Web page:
Insight News

Nov 25th


Smarter on crime

The nation’s decades long war on drugs and ‘tough on crime’ posture has failed to reduce crime rates and control the rising prison population.  Additionally, our current crime fighting strategy puts us at a disadvantage in other critical sectors, namely education.  Knowing what we now know, it is clear that it’s beyond time to take a different approach on crime…a smarter one.

Obama’s tightrope: What about the workers?

President Barack Obama is adept at walking a tightrope.  That’s what he did last week when he talked about the budget, chastising both Democrats and Republicans.  He spoke to the need for government to stand in the gap for the needy even as he understood the ramifications of the Ryan budget.  Congressman Paul Ryan (R-WI), chair of the House Budget Committee, is bound and determined to reduce the size of government.  He will do it on the backs of the poor and the needy, and he will, if he has his way, eviscerate the role that government plays in providing a safety net for those at the bottom.

Dr. David French: Pioneering physician

“This was a man who lived a life of urgency, but never an urgency in the service of self, but rather in the service of the society, of mankind, of others.”  So said Howard French at a memorial service for his father, Dr. David French who passed away March 31 at age 86.  I was blessed to have him, his wife Carolyn, and their children as friends over many decades.  As one of the founders of the Medical Committee for Human Rights, Dr. David French helped organize fellow medical professionals during the Civil Rights Movement to provide first aid to marchers and protesters.  His civil rights work was a turning point in a lifetime of pioneering professional work, from becoming one of the first Black board-certified surgeons in America to establishing innovative community health clinics in the United States and Africa.

Manning, Malcolm and meaning

Dr. Manning Marable made his transition a few days before his Malcolm X biography was released on April 4.  The community of scholars that admired him was saddened by his death, and also anticipated the work that would be the product of his decades of research.  In many ways, the product did not disappoint.  Manning Marable interpreted Malcolm X through a lens that is both familiar and unfamiliar.  He decoded Alex Haley’s Autobiography of Malcolm X like a surgeon with a scalpel, finding inconsistencies, reinventions, and hard truths.  At the same time there were questions that remain unanswered, suggesting that Dr. Marable, much like Brother Alex Haley, could not totally crack the code called Malcolm X.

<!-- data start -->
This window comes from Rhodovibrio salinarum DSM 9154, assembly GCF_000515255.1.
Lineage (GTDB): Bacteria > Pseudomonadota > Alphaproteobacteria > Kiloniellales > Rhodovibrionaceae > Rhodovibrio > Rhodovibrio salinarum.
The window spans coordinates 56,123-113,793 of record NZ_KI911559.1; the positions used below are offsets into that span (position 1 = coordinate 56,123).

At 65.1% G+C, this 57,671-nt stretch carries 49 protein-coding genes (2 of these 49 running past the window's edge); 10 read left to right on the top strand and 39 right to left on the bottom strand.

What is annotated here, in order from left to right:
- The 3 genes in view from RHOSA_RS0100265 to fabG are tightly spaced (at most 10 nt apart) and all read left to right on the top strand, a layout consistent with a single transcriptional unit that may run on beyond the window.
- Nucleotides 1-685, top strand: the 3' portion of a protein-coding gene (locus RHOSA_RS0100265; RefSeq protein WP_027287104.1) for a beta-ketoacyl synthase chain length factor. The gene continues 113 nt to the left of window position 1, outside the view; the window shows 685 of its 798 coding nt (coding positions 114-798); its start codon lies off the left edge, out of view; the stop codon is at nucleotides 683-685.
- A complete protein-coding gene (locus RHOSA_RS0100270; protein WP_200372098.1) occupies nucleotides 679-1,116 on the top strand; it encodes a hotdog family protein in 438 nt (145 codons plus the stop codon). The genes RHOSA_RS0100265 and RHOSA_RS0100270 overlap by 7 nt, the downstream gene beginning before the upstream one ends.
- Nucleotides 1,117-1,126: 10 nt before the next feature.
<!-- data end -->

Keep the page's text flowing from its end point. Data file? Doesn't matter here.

From Head Start to Harvard

The colors were brighter than any she had seen before. Shapes, letters, and lots and lots of colors adorned the walls; around the room, children worked together building high rises with colored blocks and “read” colorful picture books.  “I had never seen so much color,” Angelica Salazar recalls of her first days as a Head Start preschooler in Duarte, Calif.  She remembers the discovery of library books and spending hours curled up on the reading rug.  Head Start was Angie’s first formal experience learning English. Her parents, who spoke mostly Spanish, enrolled her in the program knowing that their little girl would need English to succeed in school.

Investigate standardized testing

For several years, ever since the No Child Left Behind Act took effect, students, teachers, and school districts have felt the pressure that comes from living in a nation that uses standardized tests as its sole method for measuring student proficiency.  When too many students at one school perform poorly on these tests, teachers can be fired, principals replaced and schools closed.  Hundreds of teachers were fired in D.C. schools because of poor performance by students on test.  The stakes are high.  But, no one would have guessed that the pressure would lead to alleged cheating on these exams.

Celebrating and protecting health reform for children

A year ago President Obama signed into law the Patient Protection and Affordable Care Act (the “Affordable Care Act”), guaranteeing access to health coverage for 32 million uninsured people in America including 95 percent of all children. Racial minorities are disproportionately uninsured today and the Affordable Care Act will have a particularly positive impact in communities of color if allowed to go forward.
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